Characteristics of the correction


A long literature in communication has examined the power of source credibility, including both perceived expertise and trustworthiness, in shaping whether or not a given piece of information is accepted (Page et al. 1987; Eagly and Chaiken 1993; Gilbert et al. 1998). This literature has direct implications for how people process both misinformation and corrections. The source of a piece of information — whether it is a politician, a fact-checking organisation, or a friend — affects whether people believe it. The more credible they deem the source, the more likely they are to accept the information.

Perceptions of source credibility are shaped by a person’s pre-existing attitudes and beliefs, with congenial sources deemed more credible and thus more persuasive. For example, people may find a person who shares more cultural values with them (e.g. hierarchy-egalitarianism, individualism-communitarianism) more credible and more persuasive in their arguments, either pro- or anti-vaccination (Kahan et al. 2010). Guillory and Geraci (2013) offered direct evidence for how source congeniality shaped the effectiveness of corrections. They found that corrections of fictitious misinformation about political bribery were more effective when coming from sources that participants had previously deemed credible. In particular, the perceived trustworthiness of the source sufficiently reduced reliance on misinformation while perceived expertise was less powerful (Guillory and Geraci 2013).

The effect of source congeniality transfers to real-world social contexts too: Twitter users are more likely to accept corrections coming from users with whom they have a mutual followerfollowing relationship than corrections coming from strangers (Margolin et al. 2018). However, while congeniality matters, people may also take into account the motives of the corrector: for example, a Republican correcting a fellow Republican may be seen as an especially credible source because she appears to be acting in a way that runs counter to her own interests (Berinsky 2017). Finally, while this chapter is focused mainly on corrections, it is worth noting that the original source of the misinformation can be as important, if not more important, than the source of the correction. In an experiment examining false statements made by American presidential candidate Donald Trump, Swire et al. (2017) found that while the source of the correction had little impact on the correction’s effectiveness, the source of the misinformation mattered more.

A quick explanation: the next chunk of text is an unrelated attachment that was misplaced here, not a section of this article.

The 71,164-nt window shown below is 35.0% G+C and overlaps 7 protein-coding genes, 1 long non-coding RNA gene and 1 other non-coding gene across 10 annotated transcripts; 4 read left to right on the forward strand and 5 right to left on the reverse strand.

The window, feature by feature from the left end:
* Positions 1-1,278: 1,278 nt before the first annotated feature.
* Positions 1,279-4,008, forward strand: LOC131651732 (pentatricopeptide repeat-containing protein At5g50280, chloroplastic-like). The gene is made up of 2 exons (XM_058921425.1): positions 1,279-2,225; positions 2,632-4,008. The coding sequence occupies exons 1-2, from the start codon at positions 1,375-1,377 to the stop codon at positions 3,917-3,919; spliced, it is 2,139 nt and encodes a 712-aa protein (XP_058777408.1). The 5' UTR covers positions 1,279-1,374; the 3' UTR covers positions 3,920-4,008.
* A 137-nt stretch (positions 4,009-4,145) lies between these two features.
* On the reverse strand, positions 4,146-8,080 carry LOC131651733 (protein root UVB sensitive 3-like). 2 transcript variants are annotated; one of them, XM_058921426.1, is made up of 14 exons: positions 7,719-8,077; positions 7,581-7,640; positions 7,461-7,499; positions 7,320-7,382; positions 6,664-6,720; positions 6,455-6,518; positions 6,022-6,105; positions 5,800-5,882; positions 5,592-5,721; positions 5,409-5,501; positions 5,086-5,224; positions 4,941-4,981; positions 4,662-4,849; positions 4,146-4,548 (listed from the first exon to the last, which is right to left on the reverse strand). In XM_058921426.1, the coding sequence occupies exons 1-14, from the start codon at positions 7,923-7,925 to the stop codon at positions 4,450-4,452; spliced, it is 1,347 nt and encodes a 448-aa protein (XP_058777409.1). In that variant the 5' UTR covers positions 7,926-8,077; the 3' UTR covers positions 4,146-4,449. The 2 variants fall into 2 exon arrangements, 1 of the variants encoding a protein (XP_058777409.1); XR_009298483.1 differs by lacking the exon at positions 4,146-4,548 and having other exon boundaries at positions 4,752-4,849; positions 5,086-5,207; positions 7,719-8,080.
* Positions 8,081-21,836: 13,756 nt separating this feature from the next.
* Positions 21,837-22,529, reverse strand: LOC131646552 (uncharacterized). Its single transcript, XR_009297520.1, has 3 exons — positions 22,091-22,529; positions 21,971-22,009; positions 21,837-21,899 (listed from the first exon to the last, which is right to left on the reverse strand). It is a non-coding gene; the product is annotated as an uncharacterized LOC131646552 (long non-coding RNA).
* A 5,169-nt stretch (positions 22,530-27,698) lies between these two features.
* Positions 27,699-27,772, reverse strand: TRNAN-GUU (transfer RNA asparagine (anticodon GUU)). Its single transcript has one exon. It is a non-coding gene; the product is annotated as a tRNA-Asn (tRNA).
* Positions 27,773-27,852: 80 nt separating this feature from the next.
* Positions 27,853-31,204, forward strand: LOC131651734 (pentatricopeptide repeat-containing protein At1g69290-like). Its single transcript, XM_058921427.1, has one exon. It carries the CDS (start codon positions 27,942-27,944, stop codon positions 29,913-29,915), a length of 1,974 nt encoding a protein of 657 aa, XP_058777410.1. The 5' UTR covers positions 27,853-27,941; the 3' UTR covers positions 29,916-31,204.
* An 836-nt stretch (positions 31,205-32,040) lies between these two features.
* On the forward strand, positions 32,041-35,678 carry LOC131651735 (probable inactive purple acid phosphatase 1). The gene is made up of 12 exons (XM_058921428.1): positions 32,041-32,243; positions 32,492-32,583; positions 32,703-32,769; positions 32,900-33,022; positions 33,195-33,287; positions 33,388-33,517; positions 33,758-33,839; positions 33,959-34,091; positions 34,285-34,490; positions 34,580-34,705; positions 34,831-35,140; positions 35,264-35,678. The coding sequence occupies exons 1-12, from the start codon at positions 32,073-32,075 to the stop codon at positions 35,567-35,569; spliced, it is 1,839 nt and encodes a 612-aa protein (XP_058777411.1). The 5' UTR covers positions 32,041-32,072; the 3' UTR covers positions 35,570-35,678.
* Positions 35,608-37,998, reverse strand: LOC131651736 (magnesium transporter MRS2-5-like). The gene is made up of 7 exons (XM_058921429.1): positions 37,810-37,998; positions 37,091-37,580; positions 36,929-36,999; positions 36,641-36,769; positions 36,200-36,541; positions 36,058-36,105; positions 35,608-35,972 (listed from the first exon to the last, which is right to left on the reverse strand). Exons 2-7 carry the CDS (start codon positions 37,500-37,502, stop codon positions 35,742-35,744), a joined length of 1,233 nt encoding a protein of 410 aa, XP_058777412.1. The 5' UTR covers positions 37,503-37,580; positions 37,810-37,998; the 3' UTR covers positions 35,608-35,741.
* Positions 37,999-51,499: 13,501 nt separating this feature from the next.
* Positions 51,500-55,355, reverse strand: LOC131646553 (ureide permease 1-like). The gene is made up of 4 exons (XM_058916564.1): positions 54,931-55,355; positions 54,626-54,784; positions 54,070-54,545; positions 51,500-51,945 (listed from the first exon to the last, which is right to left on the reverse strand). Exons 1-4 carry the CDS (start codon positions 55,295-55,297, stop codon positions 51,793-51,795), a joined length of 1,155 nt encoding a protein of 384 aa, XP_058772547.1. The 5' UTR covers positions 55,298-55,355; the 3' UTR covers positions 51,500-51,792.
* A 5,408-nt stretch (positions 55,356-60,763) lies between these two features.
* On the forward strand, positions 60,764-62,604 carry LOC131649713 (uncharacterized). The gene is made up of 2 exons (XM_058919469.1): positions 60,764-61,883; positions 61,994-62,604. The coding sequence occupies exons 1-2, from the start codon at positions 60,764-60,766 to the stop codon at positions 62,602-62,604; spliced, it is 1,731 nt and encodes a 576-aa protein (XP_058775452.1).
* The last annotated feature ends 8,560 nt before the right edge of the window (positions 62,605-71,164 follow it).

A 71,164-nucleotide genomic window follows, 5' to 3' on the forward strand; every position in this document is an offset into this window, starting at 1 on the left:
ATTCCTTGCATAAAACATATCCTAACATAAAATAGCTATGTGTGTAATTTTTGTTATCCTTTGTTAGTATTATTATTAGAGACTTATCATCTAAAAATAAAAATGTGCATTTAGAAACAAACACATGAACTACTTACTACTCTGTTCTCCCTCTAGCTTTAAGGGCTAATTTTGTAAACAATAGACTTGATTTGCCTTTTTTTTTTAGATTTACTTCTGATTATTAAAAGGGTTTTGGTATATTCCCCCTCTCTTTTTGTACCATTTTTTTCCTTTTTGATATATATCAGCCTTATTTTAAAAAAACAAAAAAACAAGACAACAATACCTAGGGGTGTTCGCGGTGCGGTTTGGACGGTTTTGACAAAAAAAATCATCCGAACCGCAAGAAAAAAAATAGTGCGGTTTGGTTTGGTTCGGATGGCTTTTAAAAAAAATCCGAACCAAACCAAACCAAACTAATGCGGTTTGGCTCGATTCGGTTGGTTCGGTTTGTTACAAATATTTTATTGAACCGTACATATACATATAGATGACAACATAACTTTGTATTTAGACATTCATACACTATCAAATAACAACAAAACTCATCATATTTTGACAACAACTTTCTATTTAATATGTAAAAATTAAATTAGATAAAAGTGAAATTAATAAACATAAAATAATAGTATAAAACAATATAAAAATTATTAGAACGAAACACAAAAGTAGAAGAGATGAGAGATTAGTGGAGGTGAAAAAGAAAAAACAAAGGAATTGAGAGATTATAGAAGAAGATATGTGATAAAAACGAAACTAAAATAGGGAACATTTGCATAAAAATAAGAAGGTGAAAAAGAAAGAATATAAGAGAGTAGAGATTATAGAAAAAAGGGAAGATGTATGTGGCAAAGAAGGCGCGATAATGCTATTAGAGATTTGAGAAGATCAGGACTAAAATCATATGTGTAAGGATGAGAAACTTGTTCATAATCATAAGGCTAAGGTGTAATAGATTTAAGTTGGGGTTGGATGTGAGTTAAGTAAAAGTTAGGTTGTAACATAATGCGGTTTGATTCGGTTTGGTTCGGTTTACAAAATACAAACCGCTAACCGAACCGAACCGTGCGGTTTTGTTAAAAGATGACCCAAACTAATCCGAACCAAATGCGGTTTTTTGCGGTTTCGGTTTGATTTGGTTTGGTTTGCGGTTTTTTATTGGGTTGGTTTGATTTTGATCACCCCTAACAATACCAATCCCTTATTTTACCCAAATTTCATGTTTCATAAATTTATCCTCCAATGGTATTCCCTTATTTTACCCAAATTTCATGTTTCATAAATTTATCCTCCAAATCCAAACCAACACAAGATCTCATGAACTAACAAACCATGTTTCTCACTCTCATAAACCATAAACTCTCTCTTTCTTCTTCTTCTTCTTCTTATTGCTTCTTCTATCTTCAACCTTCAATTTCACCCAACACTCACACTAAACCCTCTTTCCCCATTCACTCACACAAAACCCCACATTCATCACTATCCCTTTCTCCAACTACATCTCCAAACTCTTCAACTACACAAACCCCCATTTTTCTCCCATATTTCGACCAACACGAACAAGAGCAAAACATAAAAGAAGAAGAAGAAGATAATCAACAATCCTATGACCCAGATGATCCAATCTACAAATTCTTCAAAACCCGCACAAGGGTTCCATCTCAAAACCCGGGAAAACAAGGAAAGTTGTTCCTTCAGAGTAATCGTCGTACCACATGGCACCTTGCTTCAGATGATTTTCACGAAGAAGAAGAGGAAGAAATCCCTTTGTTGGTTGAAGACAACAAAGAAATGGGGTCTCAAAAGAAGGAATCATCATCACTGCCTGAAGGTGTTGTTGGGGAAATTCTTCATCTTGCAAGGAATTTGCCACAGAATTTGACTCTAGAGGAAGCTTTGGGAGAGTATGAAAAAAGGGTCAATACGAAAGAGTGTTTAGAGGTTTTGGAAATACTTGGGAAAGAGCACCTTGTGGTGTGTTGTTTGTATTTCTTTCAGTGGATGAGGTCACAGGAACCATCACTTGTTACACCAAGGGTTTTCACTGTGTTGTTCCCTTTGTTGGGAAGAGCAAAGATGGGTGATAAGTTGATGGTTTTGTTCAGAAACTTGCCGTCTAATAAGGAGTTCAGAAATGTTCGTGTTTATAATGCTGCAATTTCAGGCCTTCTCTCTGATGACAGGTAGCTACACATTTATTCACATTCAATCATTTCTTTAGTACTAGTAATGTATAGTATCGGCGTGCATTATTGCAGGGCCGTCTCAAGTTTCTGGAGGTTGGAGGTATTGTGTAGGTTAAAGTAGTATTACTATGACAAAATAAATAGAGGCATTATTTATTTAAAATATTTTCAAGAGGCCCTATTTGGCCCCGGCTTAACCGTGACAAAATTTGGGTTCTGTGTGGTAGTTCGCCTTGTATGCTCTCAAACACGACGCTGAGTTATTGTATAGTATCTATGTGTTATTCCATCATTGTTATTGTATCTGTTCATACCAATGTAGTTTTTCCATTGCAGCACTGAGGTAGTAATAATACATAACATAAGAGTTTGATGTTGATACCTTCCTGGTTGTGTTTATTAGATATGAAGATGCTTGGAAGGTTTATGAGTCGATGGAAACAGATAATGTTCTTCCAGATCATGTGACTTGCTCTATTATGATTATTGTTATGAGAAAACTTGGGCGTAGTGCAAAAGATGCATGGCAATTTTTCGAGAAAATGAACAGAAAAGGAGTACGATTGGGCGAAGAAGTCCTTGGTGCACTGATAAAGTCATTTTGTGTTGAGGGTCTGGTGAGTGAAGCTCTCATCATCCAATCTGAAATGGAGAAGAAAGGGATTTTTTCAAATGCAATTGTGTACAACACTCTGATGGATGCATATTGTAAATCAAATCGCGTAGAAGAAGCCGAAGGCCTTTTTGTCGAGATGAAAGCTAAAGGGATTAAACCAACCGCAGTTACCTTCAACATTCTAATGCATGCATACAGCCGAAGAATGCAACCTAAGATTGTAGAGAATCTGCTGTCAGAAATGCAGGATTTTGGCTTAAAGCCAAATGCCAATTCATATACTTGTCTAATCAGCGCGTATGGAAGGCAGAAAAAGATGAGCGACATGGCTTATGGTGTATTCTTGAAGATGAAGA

Since one of the major sources of corrections is fact-checking organisations, it is important to understand both when and why these organisations are deemed credible. Whether or not the practices of fact-checking organisations are reliable and unbiased has been questioned in academic research and public discourse (Nieminen and Rapeli 2019). Shin and Thorson (2017) used a unique dataset to examine public reactions to fact-checkers: how Twitter users share and comment on fact-checks from PolitiFact. They found that fact-checks of politicians spurred users who shared that politicians party to criticise fact-checking organisations, including accusing them of bias. These critiques may have downstream effects, reducing the perceived credibility of these organisations (Thorson et al. 2010). Finally, at least in the American context, partisanship also shapes the perceived credibility of fact-checkers. In surveys, Republicans are substantially more likely than Democrats to say that fact-checkers tend to favour one side (Walker and Gottfried 2019). Republicans are also more likely to criticise fact-checking organisations on social media (Shin and Thorson 2017).

Some corrections come not from fact-checks but directly from journalists. In the US, factchecking practices are adopted by several mainstream news outlets such as AP and US/1 Today and also occupy a notable, although non-primary, role in journalists’ own use of Twitter (Cod-dington et al. 2014). The practice of directly correcting a politicians false statement, often termed journalistic adjudication’, is controversial as it runs counter to the traditional ‘he said, she said’ model of reporting disputed factual claims (Pingree et al. 2014). However, journalistic adjudication can be an effective approach to fact-checking, even when a correction runs counter to pre-existing political attitudes (Lyons 2018). Finally, experts can be an effective source of corrections. In the social media context, corrections of health misinformation that come from expert sources like the Centers for Disease Control (CDC) are more successful than those that come from social media users (Vraga and Bode 2018; van der Meer and Jin 2020)

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